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The open-access debate

02 Jan 2007

Publishers are under increasing pressure to make journal papers free to all by abolishing subscriptions and making authors pay a fee instead. Rüdiger Voss welcomes the benefits that “open access” publishing brings, while John Enderby warns that this new publishing model comes at a price

Rüdiger Voss

Rüdiger Voss extols the virtues of open access

The scientific community has welcomed the idea of open access to the research literature through the Internet with open arms. Various initiatives, statements and declarations in recent years have all recommended free access to scientific results through self-archiving, the creation of new open-access journals and the conversion of subscription journals into open-access publications. Increasing numbers of funding agencies even force their grant holders to make their papers freely available online.

Physicists have always been at the forefront of the open-access revolution, which seeks to disseminate research findings as widely as possible. They, after all, pioneered the preprint system, which involves making copies of papers available to one’s colleagues while the work is still being peer reviewed by a journal. With the advent of the Web, particle physicists in particular were quick to create electronic versions of the system through preprint servers such as arXiv.org or the SPIRES database. Indeed, more than 90% of the research literature in particle physics is now freely available on the Web, which has replaced traditional journals as the lifeblood of scientific communication.

However, publishing papers via open-access Internet databases – rather than in reputable open-access journals – has been a mixed blessing. If an advance copy of almost every journal paper in a particular field is freely available online, libraries are more likely to cancel subscriptions in these self-archiving fields than in those where the practice is not as prevalent. What this means is that an increasing number of researchers – some in prestigious universities – can no longer read important journals in particle physics and related fields. A rift is fast developing, in which fewer and fewer scientists have access to the final, peer-reviewed version of a paper, while the rest have to make do with a preprint that is rarely identical to the final published version.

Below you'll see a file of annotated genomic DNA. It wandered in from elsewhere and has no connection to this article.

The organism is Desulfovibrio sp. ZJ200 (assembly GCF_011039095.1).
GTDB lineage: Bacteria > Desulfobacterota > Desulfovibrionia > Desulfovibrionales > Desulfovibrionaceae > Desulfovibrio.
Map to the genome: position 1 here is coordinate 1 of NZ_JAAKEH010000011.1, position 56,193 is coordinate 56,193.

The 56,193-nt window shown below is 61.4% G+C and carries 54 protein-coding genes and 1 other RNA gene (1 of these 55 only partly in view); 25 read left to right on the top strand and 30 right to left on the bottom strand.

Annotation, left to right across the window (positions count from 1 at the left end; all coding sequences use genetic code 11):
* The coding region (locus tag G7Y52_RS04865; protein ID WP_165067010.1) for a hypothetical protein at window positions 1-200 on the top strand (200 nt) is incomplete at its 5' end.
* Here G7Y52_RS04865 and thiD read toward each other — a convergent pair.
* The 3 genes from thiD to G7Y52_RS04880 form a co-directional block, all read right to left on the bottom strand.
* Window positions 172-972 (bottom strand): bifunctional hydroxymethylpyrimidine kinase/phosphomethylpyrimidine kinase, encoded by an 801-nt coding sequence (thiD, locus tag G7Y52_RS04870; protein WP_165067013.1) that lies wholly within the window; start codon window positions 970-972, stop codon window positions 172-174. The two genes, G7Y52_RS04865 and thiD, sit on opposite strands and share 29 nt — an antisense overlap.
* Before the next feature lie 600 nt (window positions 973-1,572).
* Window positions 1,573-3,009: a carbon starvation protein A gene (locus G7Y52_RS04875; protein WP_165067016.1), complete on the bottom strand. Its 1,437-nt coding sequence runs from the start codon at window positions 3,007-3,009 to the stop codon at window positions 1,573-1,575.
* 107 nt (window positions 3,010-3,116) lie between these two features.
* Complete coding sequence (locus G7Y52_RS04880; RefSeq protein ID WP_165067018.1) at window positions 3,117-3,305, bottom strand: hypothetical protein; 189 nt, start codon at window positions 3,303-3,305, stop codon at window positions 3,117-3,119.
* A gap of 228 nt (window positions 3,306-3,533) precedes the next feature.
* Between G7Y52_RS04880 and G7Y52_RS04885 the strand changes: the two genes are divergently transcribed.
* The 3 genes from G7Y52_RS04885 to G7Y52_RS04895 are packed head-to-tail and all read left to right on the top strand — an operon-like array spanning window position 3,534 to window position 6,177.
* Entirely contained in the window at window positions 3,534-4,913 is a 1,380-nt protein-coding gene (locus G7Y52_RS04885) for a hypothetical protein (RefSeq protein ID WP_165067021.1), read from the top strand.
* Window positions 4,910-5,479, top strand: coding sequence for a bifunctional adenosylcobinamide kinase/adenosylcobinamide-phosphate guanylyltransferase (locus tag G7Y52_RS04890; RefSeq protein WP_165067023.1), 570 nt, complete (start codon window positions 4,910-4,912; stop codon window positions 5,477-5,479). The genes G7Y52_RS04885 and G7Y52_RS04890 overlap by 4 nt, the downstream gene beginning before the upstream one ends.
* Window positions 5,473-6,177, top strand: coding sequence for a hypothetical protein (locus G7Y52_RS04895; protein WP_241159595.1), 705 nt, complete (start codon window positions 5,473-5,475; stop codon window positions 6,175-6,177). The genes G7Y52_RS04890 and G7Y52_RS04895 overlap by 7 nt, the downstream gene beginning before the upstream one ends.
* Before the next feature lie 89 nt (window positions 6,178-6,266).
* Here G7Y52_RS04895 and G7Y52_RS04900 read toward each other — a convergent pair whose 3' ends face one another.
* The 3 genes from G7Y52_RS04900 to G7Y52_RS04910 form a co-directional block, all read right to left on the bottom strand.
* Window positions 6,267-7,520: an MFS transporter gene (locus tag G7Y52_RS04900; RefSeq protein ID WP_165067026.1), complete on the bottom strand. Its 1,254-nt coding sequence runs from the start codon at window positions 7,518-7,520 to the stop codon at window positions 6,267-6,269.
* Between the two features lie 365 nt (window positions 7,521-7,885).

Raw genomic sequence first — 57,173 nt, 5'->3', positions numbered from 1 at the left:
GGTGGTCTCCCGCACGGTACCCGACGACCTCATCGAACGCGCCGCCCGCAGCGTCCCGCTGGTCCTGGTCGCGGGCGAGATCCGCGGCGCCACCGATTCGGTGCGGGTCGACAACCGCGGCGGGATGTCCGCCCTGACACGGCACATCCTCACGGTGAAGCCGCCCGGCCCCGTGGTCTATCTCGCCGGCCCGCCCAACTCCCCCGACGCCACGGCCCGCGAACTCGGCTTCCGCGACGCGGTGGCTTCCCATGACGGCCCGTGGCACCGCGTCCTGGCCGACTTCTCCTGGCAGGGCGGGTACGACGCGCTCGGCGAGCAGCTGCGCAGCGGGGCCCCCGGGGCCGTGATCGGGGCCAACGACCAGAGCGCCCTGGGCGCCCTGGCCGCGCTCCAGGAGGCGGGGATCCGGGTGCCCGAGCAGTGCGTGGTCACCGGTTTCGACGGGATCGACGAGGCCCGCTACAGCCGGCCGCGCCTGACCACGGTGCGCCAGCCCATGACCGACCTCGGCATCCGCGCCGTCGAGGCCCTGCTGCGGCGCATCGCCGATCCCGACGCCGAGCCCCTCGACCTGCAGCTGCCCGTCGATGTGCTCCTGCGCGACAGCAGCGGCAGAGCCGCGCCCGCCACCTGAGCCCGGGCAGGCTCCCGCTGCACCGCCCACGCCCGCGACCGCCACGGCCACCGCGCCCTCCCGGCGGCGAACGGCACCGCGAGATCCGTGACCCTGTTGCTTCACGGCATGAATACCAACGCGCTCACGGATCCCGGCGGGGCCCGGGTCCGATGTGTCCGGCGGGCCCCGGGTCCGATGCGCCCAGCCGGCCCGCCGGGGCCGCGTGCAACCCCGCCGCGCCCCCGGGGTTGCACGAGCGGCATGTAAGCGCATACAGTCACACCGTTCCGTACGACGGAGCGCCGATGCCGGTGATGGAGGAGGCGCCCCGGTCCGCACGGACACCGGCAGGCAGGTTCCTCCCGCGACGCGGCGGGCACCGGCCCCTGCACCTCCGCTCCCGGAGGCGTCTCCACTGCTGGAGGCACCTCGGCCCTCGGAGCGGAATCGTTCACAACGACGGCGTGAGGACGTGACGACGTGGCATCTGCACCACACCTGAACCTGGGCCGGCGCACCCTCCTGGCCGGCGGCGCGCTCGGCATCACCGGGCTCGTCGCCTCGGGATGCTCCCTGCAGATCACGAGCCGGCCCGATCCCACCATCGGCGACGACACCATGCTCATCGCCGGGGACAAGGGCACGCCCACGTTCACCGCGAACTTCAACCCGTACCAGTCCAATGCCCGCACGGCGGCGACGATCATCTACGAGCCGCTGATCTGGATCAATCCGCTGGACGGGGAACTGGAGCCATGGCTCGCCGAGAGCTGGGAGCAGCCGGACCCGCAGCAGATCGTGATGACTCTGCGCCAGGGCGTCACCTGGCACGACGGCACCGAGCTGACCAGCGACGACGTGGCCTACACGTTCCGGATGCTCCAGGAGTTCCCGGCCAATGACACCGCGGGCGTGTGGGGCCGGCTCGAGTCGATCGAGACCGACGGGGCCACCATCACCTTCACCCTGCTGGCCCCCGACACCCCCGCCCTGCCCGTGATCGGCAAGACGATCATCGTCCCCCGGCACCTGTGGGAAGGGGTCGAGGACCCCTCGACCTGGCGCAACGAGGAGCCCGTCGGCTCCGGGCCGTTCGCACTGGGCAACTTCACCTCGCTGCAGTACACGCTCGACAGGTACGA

If journal publishers continue to hike subscriptions well above the rate of inflation in the face of declining circulation, journals will eventually cost so much that only a small number of major libraries and institutions will be able to afford them. Obviously, this business model is not sustainable for publishers in the long term and there is a big risk that it could collapse. Nonetheless, researchers are still as keen to publish their work in established journals like Physical Review Letters as they were in the pre-Internet age – after all, refereed journals are vital for career progression in academia, given the status that peer review confers on a scientific publication.

But should the physics community pay for expensive journals that merely rubber-stamp definitive versions of research papers, which cannot be found in many libraries, and that have lost their original raison d’être, which is lively and active scientific communication? The answer is, quite simply, no. Open access to the final, peer-reviewed version of scientific literature is the only way out of the dilemma. It will give back to refereed journals the role that they played 20 years ago and let them live in peaceful co-existence – but on an equal footing – with institutional repositories.

However, high-quality open-access publishing comes at a price. If subscriptions are abolished, open-access journals will probably have to be supported by charging authors a fee to publish each paper or by some form of sponsorship that could go as far as research agencies funding entire journals. Critics of open access argue that these scenarios are risky for two reasons. First, they say, author fees encourage publishers to lower quality standards and acceptance thresholds in order to maximize revenue. Second, this funding model is unstable: why would a researcher pay to put their work in open-access journal X when they could just as well publish it for free in equally prestigious journal Y?

I do not believe that first concern is serious: the principal reason why the traditional publishing paradigm has served us so well in the past is that it has relied on independent editorial boards. In this respect, there is no difference between subscription and open-access journals. The second concern is more serious, but it can be overcome by a large-scale transition to open access, of the type that CERN is promoting, accompanied by a programme to help scientists realize the true cost of the publication process.

Open-access journals will benefit all sides involved in the publication process. Scientists will profit from barrier-free access to research results. Authors will profit from increased dissemination of their work. Funding agencies will profit from more transparent, competitive and cost-effective pricing; while publishers will profit from a source of income that is rooted directly in the scientific community concerned, and will be more reliable than the increasingly fragile system of a dwindling number of overpriced subscriptions.

In particle physics, many publishers have understood the potential benefits and have started giving readers free access to individual articles in a journal by charging those particular authors a fee. Such “hybrid” business models can be useful to initiate a smooth transition to open access, but full open access to entire journals must remain the ultimate goal. The transition to open access is not without risk; but if the risk is well managed and has the support of all parties concerned, then there are far fewer dangers than sticking with obsolete – and increasingly absurd – subscription schemes.